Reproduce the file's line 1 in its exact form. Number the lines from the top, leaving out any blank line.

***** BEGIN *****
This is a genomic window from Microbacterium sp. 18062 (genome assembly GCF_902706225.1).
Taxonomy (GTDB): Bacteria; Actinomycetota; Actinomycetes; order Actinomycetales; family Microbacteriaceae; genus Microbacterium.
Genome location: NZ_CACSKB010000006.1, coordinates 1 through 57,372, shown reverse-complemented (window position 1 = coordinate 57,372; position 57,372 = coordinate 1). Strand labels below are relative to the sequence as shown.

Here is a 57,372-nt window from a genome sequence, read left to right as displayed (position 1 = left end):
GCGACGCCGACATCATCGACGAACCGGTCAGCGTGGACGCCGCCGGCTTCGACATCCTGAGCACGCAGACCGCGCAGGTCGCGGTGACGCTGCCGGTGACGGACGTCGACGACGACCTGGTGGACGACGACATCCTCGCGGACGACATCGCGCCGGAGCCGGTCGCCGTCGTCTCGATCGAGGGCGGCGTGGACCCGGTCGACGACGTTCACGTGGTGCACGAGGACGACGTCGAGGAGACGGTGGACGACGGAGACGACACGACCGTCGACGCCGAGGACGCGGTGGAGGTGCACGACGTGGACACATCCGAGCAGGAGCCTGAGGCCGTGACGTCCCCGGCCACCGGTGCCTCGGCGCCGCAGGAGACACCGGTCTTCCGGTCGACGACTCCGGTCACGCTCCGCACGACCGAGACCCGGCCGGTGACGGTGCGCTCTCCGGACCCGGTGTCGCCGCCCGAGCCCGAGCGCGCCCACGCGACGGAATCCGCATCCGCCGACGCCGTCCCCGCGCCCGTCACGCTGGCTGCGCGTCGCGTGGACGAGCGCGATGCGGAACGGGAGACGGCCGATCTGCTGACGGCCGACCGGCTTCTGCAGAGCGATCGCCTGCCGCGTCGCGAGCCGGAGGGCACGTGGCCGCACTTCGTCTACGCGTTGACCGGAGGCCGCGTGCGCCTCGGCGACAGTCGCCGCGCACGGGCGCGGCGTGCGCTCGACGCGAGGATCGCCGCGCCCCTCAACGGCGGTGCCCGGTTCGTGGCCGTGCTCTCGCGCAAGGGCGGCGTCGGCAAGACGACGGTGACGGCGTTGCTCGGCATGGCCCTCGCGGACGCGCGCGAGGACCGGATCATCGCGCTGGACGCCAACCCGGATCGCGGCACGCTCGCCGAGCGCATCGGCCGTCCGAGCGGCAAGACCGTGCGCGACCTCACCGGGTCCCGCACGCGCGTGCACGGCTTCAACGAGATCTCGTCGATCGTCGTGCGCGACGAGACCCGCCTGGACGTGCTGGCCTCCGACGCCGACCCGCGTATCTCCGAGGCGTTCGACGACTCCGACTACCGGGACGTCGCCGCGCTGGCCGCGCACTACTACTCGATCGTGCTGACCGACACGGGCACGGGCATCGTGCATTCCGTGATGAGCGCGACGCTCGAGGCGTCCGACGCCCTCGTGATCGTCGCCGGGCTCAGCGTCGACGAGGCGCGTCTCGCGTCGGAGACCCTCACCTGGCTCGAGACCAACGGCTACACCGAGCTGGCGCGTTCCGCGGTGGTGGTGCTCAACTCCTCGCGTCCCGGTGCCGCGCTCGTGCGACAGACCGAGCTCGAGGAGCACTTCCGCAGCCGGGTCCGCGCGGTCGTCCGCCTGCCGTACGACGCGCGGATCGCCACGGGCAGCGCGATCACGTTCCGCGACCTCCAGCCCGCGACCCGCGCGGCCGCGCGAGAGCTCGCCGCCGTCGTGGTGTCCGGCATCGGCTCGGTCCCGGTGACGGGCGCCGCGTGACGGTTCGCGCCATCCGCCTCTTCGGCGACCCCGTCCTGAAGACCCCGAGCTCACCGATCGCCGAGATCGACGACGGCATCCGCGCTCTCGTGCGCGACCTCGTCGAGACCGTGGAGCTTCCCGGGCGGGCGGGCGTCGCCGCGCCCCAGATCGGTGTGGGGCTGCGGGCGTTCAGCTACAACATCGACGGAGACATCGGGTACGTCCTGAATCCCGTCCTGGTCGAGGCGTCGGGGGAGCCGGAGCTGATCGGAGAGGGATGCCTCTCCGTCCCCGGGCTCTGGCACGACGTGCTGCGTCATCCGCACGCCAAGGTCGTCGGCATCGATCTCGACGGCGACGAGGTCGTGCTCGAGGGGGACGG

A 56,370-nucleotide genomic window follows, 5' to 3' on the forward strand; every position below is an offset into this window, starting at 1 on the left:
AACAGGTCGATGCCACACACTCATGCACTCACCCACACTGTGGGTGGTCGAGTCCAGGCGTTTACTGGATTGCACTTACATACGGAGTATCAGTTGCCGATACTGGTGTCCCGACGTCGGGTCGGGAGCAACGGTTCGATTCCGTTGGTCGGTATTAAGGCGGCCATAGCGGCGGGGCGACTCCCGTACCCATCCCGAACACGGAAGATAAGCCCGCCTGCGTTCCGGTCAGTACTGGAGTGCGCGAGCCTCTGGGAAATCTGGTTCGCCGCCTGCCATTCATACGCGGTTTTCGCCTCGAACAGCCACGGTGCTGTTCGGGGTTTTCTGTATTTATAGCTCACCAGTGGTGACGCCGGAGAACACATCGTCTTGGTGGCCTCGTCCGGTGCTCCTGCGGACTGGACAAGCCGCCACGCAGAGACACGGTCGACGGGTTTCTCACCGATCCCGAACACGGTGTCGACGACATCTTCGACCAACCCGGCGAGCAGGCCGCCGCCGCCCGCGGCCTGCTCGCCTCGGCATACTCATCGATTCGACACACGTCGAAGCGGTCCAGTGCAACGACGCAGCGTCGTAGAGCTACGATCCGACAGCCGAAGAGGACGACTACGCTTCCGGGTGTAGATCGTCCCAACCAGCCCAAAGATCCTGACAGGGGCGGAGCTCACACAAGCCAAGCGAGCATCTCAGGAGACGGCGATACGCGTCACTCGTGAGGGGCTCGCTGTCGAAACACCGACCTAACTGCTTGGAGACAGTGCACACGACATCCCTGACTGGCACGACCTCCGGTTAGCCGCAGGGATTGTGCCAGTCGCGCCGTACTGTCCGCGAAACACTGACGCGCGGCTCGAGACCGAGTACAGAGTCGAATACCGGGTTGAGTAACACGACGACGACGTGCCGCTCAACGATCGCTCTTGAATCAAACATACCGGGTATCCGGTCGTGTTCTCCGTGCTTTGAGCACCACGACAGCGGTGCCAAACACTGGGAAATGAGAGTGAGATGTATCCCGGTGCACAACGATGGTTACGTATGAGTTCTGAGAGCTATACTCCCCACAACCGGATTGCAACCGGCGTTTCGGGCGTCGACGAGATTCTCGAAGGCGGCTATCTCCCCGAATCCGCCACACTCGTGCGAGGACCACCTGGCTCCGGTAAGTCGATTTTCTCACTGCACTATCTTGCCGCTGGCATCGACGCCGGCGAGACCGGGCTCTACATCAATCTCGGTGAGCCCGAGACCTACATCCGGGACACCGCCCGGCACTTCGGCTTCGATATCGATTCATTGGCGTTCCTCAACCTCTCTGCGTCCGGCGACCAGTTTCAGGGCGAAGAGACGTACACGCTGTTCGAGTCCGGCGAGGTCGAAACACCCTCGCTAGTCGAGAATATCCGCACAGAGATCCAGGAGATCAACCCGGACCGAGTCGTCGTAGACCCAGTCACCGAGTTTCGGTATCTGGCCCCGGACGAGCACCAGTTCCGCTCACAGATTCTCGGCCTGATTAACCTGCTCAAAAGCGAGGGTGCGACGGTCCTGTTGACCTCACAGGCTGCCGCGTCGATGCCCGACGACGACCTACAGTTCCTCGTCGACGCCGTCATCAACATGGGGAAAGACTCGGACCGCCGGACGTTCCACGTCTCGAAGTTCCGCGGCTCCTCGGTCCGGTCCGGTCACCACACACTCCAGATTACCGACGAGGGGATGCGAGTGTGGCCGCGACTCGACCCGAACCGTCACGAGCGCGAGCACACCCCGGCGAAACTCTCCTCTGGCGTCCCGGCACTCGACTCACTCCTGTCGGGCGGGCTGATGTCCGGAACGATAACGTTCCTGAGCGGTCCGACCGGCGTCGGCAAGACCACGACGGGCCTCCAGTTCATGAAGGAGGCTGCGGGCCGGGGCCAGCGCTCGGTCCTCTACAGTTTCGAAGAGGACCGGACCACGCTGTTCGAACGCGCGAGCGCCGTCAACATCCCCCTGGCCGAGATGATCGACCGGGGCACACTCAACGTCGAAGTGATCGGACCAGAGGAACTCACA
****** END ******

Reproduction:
This is a genomic window from Microbacterium sp. 18062 (genome assembly GCF_902706225.1).